Judge Jacqueline O. Shogan
PHILADELPHIA - On Aug. 21, the Superior Court of Pennsylvania ruled on a complex case concerning damages and attorney fees stemming from alleged overpayment in life insurance, affirming some judgments from a lower court but vacating damages awarded and remanding the case back to the lower court for reconsideration.
Rita M. Richards and Caroline J. Richards, the co-executrices of James Richards' and Helen Richards’ estate, sued Ameriprise Financial Inc., accusing it of breach of fiduciary duty, negligent supervision. negligent and fraudulent misrepresentation and violation of the Unfair Trade Practice and Consumer Protection Law (UTPCPL). They sued for what they said was an excessive $15,053.59 life insurance payment Ameriprise required of James and Helen Richards, “which was contrary to the terms of its purchase,” according to the decision.
The first two claims were dismissed in summary judgment for the defendants, but the misrepresentation and UTPCPL claims went to a three-day trial without a jury in November 2014. The lower court sided with the plaintiffs only on the UTPCPL claim and said they were owed $34,006.44 (the $15,053.59 plus interest) as well as $102,019.32 for treble damages and $50,000 in punitive damages.
The plaintiffs’ counsel was also awarded $84,072.50 in attorney fees and expenses of $1,759.58 for the Behrend and Ernsberger law firm, plus $26,840 for Massa Law Group.
The plaintiffs appealed the final amount, saying the treble damages should be applied on top of the $34,006.44 awarded, and the lower court agreed and amended its finding. That resulted in a total of $234,369.34, which Ameriprise then appealed. It said the lower court erred when it changed the verdict and judgment on remand and awarded the $34,006.44, along with treble damages, which was the $34,006.44 multiplied by three. Ameriprise said this means the lower court granted the same award four times for one claim. The lower court argued that Ameriprise forfeited this argument when it didn’t raise it in the first appeal.
But the Superior Court determined the opposite. “The record does not support that Ameriprise waived this issue,” said the court. It noted that the plaintiffs pointed out a clerical error of the $34,006.44 and asked the court to correct it. But the lower court denied it with no explanation. Considering this, the plaintiffs are the injured party, not Ameriprise, so Ameriprise can’t be held responsible for not raising the issue because it wasn’t the damaged side, the Superior Court ruled.
The court then determined whether the lower court made a mistake after the case was previously remanded. In that phase, the lower court changed the verdict to grant actual and triple actual damages of the UTPCPL. Ameriprise again argued that effectively quadrupled the $34,006.44.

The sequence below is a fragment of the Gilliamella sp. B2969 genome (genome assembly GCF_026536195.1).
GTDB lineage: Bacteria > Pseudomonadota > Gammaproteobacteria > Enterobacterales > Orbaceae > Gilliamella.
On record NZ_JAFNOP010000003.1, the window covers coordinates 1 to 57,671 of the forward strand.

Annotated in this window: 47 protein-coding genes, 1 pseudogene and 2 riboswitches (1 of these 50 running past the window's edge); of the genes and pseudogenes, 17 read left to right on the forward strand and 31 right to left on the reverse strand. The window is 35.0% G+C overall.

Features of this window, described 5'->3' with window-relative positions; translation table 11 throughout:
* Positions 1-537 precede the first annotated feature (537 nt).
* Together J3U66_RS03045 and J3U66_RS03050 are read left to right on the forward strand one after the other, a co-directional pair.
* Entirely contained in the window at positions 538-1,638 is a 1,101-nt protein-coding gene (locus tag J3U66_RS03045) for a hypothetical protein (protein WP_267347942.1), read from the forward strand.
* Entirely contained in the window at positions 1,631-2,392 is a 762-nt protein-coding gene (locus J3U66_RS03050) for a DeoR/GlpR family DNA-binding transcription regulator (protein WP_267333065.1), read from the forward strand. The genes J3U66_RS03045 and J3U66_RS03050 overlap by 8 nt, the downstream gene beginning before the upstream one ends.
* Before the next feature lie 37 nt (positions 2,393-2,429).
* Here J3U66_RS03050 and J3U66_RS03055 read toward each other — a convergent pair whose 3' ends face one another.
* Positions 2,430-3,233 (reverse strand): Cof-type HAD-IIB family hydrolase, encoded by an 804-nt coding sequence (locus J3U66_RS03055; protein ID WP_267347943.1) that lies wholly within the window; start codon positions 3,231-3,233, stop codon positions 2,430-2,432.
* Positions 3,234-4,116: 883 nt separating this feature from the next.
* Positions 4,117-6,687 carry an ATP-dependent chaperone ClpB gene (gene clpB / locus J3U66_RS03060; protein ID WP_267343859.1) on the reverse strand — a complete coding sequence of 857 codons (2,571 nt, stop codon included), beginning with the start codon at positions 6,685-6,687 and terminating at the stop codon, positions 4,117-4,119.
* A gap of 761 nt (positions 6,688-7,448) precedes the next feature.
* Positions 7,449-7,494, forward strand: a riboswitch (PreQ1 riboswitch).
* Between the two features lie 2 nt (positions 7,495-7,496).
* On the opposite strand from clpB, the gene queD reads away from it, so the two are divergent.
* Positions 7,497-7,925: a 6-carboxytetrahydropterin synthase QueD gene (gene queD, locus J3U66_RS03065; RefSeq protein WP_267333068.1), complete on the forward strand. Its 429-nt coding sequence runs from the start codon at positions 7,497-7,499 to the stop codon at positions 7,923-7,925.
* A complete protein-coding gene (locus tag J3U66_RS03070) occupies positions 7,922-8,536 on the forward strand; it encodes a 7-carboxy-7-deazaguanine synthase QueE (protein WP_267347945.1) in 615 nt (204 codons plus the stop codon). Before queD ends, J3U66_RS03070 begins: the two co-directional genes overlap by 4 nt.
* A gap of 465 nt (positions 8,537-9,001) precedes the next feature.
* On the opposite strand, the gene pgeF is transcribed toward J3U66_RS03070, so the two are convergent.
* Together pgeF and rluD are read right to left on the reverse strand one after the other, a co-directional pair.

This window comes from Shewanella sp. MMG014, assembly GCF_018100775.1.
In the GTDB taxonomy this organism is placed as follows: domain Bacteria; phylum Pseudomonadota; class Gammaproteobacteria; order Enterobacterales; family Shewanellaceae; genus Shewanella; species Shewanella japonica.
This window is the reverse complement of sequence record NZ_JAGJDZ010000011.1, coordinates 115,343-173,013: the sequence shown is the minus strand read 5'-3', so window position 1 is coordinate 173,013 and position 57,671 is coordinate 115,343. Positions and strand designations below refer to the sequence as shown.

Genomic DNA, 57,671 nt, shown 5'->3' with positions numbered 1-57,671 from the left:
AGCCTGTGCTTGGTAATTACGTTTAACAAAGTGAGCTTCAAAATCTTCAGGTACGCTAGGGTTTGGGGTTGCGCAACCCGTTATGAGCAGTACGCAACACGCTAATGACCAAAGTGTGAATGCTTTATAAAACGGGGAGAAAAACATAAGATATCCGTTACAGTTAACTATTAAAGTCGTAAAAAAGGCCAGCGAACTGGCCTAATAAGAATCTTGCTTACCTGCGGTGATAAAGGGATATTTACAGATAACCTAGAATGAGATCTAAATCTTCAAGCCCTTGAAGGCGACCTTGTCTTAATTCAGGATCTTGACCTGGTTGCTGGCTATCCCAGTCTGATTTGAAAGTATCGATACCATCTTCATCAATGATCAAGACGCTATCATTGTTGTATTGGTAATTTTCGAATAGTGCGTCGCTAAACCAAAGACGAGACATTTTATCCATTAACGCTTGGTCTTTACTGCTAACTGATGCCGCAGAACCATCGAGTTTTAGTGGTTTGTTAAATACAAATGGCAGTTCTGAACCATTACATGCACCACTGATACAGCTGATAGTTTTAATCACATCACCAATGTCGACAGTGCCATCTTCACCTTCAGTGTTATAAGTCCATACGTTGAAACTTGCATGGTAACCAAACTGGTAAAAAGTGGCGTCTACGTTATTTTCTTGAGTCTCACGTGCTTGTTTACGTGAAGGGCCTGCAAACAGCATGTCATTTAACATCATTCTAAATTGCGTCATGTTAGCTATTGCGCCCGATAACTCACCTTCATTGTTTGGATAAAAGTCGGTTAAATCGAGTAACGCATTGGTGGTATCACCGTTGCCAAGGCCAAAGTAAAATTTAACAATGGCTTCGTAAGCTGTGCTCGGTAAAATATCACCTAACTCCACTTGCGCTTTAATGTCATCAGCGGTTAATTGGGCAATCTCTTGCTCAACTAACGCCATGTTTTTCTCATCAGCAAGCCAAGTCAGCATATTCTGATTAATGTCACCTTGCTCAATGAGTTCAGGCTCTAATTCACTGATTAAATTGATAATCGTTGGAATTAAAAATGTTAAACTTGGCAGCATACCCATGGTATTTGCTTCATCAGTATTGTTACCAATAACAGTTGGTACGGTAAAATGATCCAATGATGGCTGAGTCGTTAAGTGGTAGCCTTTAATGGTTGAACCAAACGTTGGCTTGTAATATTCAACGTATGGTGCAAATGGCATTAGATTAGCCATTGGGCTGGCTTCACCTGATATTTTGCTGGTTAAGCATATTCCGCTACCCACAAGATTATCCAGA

The Superior Court agreed, saying the lower court had abused its discretion, and remanded that back to the lower court.
Another ongoing issue concerned attorney's fees in the case. Ameriprise challenged the plaintiffs’ requests for legal fees for their appeals plus to get ready to defend the fee petitions to begin with. Ameriprise said the plaintiffs were supposed to file an application for appellate attorney fees, and since they did not, the lower court should not have granted it to them.
The Superior Court denied that claim, saying Ameriprise cited no authority that required compliance with the application procedure.
Ameriprise also argued that the lower court should not have awarded $202,362.90 in attorney fees for appeal preparation for the second and third fee petitions. Still, the Superior Court agreed that the higher hourly rate for attorney Kenneth Behrend was fair. While he didn’t give his customary rate, he did provide evidence of the market rate, which the Superior Court said was sufficient.
However, the Superior Court said, the number of hours he claimed to work a week (roughly 85) was excessive. It also agreed with Ameriprise’s suspicion that the lower court misused its discretion for fees to prepare an unopposed petition to publish. It vacated the attorney fees for the second and third fee petitions and remanded for reconsideration.
In 1994, James G. Richards and Helen Richards entered into a working relationship with Richard Bouchard, when they hired him to be their financial adviser. At the time, Bouchard represented IDS Insurance, a predecessor of Ameriprise Financial Inc. He convinced them to buy a universal life insurance policy for $100,000 so that Helen Richards wouldn’t have to live off of a lower income if James Richards passed away first.
Bouchard said the yearly premiums for the policy would be $6,000 ($500 a month). The Richards decided to move forward, and all was well until 2000, when Bouchard told James Richards that they would need to pay $15,053.59 on top of the $500 monthly payments so that the policy wouldn’t lapse. They fulfilled that requirement and paid the $500 payments each month until James Richard passed away in February 2005. Ameriprise subsequently paid the $100,000 insurance amount to Helen Richards. This lawsuit then ensued.
Judge Mary Jane Bowes wrote the opinion and judges Jacqueline O. Shogan and Eugene B. Strassburger, III concurred.